ALMIGHTY God, who through thine only-begotten Son Jesus Christ hast overcome death, and opened unto us the gate of everlasting life; We humbly beseech thee that, as by thy special grace preventing us thou dost put into our minds good desires, so by thy continual help we may bring the same to good effect; through the same Jesus Christ our Lord, who liveth and reigneth with thee and the Holy Ghost ever, one God, world without end. Amen.

Psalm of response: Psalm 2.

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Worthy of Glory by the Way of the Cross

Call to worship: Psalm 24.
Lessons: Revelation 4–5 and Matthew 21.1–16.

Procession+in+the+Streets+of+Jerusalem+by+James+Tissot

Let the words of my mouth, and the meditation of my heart, be acceptable in thy sight, O Lord, my strength, and my redeemer.

DEAR brethren in Christ, we are gathered today to fear God and worship him. Today, on the Sunday before Easter, we remember when the Lord came to Jerusalem on a donkey’s colt and knocked at the gates of Jerusalem’s heart. Today, we remember that the Lord Jesus came knocking to bring us near to God, as he has said in the seventh of the letters in the Revelation to John:

‘As many as I love, I rebuke and chasten: be zealous therefore, and repent. Behold, I stand at the door, and knock: if any man hear my voice, and open the door, I will come in to him, and will sup with him, and he with me. To him that overcomes will I grant to sit with me in my throne, even as I also overcame, and am set down with my Father in his throne.’

We are here today to remember a victory that our Lord won by passing through the darkness of the shadow of death. The path to the knowledge of the glory of God leads through Jesus’s death on the Cross, and by the promise of God this path of humility is the noblest in the world.

In the Revelation to John, as soon as our Lord Jesus has dictated his letters to the seven churches of Asia, the very door of heaven is opened, and the scene changes from letters on earth to visions in heaven. So our author is taken up to heaven by the sound of a trumpet. Many decades after the Lord Jesus has been taken back up to heaven, to sit down as a man at the right hand of God the Father, now the old man John is taken up to heaven in order to see things which, in his words, ‘must be hereafter’. Thus he is caught up from earth to heaven to see what, at the time of his writing, is yet to come. Hear the sound of the trumpet that speaks to him: the trumpet says, Pay attention! The wisdom of heaven; let us attend.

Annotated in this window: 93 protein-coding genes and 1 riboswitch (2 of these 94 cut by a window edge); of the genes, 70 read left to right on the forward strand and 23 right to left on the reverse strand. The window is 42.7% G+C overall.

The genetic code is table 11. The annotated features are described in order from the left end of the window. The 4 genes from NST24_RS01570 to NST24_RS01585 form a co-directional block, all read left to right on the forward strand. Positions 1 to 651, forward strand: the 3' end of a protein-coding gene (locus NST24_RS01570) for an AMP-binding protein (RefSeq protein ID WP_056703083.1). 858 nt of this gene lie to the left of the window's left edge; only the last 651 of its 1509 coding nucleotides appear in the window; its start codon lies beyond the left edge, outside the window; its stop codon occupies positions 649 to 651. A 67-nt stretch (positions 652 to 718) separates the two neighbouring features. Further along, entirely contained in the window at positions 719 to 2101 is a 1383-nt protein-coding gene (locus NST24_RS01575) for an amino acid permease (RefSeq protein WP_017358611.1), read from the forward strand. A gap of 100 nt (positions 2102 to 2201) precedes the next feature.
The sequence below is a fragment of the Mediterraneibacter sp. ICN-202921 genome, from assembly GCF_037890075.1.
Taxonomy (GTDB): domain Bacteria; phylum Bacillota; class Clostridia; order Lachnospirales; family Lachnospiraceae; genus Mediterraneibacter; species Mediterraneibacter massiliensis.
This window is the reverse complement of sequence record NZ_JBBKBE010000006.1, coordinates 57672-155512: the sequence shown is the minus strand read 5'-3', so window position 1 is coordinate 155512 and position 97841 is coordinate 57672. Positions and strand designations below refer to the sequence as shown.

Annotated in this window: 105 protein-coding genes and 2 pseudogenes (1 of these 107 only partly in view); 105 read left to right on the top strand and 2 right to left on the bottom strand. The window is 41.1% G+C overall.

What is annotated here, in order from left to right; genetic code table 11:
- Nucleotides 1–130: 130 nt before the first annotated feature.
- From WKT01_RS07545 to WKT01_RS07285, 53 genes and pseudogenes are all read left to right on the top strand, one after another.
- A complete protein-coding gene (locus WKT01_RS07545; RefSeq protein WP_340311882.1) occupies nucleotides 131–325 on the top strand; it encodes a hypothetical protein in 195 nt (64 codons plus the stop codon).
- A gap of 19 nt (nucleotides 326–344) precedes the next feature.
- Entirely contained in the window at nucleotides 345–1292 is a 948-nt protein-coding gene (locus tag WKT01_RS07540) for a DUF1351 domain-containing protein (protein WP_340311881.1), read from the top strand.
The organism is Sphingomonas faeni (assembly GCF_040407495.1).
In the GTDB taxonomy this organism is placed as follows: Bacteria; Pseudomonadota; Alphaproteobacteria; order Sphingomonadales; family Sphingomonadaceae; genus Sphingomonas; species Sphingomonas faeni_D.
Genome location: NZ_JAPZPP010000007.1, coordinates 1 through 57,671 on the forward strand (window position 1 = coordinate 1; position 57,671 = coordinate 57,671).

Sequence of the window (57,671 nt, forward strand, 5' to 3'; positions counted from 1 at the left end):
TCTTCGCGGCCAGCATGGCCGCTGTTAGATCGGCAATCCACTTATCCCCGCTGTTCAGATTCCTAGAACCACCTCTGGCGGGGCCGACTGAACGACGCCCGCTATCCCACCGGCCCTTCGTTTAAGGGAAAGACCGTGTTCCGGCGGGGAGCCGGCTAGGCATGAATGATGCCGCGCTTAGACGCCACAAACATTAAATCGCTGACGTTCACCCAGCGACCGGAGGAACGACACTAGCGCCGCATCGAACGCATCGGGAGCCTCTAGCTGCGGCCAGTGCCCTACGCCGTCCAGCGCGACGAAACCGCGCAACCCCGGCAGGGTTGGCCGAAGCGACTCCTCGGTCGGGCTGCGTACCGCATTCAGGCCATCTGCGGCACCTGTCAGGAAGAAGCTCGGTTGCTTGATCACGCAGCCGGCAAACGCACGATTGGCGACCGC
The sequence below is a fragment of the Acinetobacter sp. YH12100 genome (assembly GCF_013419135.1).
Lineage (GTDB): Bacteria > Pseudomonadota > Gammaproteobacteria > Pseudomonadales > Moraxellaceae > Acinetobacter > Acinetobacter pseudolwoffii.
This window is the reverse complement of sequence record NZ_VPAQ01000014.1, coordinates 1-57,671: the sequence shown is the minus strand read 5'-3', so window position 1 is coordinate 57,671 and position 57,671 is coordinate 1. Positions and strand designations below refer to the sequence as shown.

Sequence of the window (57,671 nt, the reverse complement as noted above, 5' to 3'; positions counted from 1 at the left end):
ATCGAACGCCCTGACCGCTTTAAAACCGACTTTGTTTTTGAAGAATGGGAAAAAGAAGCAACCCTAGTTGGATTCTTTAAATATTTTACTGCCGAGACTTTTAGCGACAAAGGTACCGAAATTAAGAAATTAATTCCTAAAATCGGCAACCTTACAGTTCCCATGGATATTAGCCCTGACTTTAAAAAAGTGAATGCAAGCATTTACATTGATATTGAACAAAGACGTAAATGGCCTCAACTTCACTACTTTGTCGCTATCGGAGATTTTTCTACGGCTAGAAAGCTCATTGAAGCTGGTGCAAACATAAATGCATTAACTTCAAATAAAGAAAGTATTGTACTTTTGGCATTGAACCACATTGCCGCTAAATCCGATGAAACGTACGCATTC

And immediately, says John, I was in the spirit. What he saw, these spiritual realities, he saw by the gift of the Holy Spirit. Let us then see what John saw. A throne is set in heaven, and there is one who sits on the throne. We are reminded of the last throne John mentioned, when he said, ‘To him that overcomes will I grant to sit with me in my throne, even as I also overcame, and am set down with my Father in his throne.’ Let us look at this throne, and at him who sits upon it.

This is our God, whom John sees in heaven by the Holy Spirit: His throne is girded about with a rainbow that gleams with the depths of an emerald. Around his throne are the twelve tribes of ancient Israel and the twelve Apostles of the new Israel – this is you, if you put your trust in Jesus – clothed in white and crowned to reign with God, forming the circle of the cosmos. He himself sits upon a throne with lightnings and thunderings and voices, and his seven fiery spirits blazing before him. This is the God whose face none can see and not die.